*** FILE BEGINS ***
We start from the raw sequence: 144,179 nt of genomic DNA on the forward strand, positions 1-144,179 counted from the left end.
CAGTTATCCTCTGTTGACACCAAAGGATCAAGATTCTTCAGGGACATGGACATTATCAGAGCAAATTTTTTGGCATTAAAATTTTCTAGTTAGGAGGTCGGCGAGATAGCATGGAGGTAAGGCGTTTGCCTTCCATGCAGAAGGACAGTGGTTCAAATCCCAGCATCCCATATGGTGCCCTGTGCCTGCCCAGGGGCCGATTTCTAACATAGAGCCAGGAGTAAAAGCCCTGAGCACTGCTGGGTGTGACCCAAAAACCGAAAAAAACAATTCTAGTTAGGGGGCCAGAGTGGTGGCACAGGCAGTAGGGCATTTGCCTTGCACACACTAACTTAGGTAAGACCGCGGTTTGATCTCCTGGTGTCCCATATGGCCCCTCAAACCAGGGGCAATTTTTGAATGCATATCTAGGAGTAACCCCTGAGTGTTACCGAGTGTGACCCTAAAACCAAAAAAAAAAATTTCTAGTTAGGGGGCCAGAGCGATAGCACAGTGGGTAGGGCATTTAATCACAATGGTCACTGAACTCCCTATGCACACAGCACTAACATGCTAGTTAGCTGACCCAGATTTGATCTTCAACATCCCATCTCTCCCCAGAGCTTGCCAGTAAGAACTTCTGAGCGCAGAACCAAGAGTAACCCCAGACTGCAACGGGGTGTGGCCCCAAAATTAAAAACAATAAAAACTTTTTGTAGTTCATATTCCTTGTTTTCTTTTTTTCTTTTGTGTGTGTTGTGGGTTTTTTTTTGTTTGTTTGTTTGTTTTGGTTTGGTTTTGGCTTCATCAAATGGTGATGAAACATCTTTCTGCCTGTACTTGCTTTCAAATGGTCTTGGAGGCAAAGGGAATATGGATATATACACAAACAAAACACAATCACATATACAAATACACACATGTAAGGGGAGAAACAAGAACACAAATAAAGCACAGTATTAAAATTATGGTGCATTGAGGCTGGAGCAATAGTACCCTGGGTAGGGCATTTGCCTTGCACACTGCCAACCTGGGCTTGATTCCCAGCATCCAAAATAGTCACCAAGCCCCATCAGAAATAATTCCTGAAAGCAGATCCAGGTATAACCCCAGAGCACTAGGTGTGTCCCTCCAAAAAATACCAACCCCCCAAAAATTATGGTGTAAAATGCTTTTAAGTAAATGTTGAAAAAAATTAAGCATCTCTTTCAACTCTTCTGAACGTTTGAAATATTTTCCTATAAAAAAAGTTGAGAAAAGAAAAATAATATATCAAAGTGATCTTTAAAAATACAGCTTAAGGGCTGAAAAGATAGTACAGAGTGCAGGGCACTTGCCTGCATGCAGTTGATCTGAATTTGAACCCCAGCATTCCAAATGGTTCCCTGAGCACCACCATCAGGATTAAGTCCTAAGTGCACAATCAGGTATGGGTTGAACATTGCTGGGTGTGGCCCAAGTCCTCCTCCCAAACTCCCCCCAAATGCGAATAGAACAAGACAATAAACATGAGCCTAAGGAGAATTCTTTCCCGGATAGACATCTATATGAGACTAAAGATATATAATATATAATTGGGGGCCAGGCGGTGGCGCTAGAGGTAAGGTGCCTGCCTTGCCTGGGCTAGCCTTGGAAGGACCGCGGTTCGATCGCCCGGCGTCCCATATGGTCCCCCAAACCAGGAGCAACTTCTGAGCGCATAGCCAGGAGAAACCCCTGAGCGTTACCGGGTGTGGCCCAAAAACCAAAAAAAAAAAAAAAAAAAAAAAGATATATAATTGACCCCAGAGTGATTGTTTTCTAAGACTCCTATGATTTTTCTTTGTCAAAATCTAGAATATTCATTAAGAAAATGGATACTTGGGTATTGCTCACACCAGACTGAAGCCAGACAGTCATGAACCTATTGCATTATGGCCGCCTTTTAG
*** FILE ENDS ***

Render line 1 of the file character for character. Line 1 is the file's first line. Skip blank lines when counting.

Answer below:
We start from the raw sequence: 144,179 nt of genomic DNA on the forward strand, positions 1-144,179 counted from the left end.